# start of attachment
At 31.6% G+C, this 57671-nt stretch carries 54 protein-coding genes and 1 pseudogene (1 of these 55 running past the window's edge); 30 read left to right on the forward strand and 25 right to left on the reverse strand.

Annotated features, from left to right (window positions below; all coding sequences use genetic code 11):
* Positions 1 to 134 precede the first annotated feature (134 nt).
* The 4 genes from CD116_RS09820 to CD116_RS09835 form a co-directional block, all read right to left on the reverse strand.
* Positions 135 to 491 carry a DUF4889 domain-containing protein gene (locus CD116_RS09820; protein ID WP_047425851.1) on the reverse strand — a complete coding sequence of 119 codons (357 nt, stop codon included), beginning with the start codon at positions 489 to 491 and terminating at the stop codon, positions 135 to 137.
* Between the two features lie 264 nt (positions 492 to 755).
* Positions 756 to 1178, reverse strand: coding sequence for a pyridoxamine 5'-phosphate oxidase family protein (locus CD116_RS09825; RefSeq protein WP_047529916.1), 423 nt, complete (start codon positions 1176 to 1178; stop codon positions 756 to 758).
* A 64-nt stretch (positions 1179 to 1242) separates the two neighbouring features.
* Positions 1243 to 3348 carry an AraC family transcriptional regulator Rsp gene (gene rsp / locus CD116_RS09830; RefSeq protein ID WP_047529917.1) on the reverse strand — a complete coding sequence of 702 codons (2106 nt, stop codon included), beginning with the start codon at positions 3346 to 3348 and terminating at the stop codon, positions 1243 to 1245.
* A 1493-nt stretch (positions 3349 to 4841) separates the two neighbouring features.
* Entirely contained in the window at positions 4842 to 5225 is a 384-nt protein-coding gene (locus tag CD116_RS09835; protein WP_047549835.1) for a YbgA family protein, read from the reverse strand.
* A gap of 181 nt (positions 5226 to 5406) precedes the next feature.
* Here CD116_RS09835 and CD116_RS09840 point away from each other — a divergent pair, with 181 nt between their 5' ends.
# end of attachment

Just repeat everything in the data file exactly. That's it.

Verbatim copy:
At 31.6% G+C, this 57671-nt stretch carries 54 protein-coding genes and 1 pseudogene (1 of these 55 running past the window's edge); 30 read left to right on the forward strand and 25 right to left on the reverse strand.

Annotated features, from left to right (window positions below; all coding sequences use genetic code 11):
* Positions 1 to 134 precede the first annotated feature (134 nt).
* The 4 genes from CD116_RS09820 to CD116_RS09835 form a co-directional block, all read right to left on the reverse strand.
* Positions 135 to 491 carry a DUF4889 domain-containing protein gene (locus CD116_RS09820; protein ID WP_047425851.1) on the reverse strand — a complete coding sequence of 119 codons (357 nt, stop codon included), beginning with the start codon at positions 489 to 491 and terminating at the stop codon, positions 135 to 137.
* Between the two features lie 264 nt (positions 492 to 755).
* Positions 756 to 1178, reverse strand: coding sequence for a pyridoxamine 5'-phosphate oxidase family protein (locus CD116_RS09825; RefSeq protein WP_047529916.1), 423 nt, complete (start codon positions 1176 to 1178; stop codon positions 756 to 758).
* A 64-nt stretch (positions 1179 to 1242) separates the two neighbouring features.
* Positions 1243 to 3348 carry an AraC family transcriptional regulator Rsp gene (gene rsp / locus CD116_RS09830; RefSeq protein ID WP_047529917.1) on the reverse strand — a complete coding sequence of 702 codons (2106 nt, stop codon included), beginning with the start codon at positions 3346 to 3348 and terminating at the stop codon, positions 1243 to 1245.
* A 1493-nt stretch (positions 3349 to 4841) separates the two neighbouring features.
* Entirely contained in the window at positions 4842 to 5225 is a 384-nt protein-coding gene (locus tag CD116_RS09835; protein WP_047549835.1) for a YbgA family protein, read from the reverse strand.
* A gap of 181 nt (positions 5226 to 5406) precedes the next feature.
* Here CD116_RS09835 and CD116_RS09840 point away from each other — a divergent pair, with 181 nt between their 5' ends.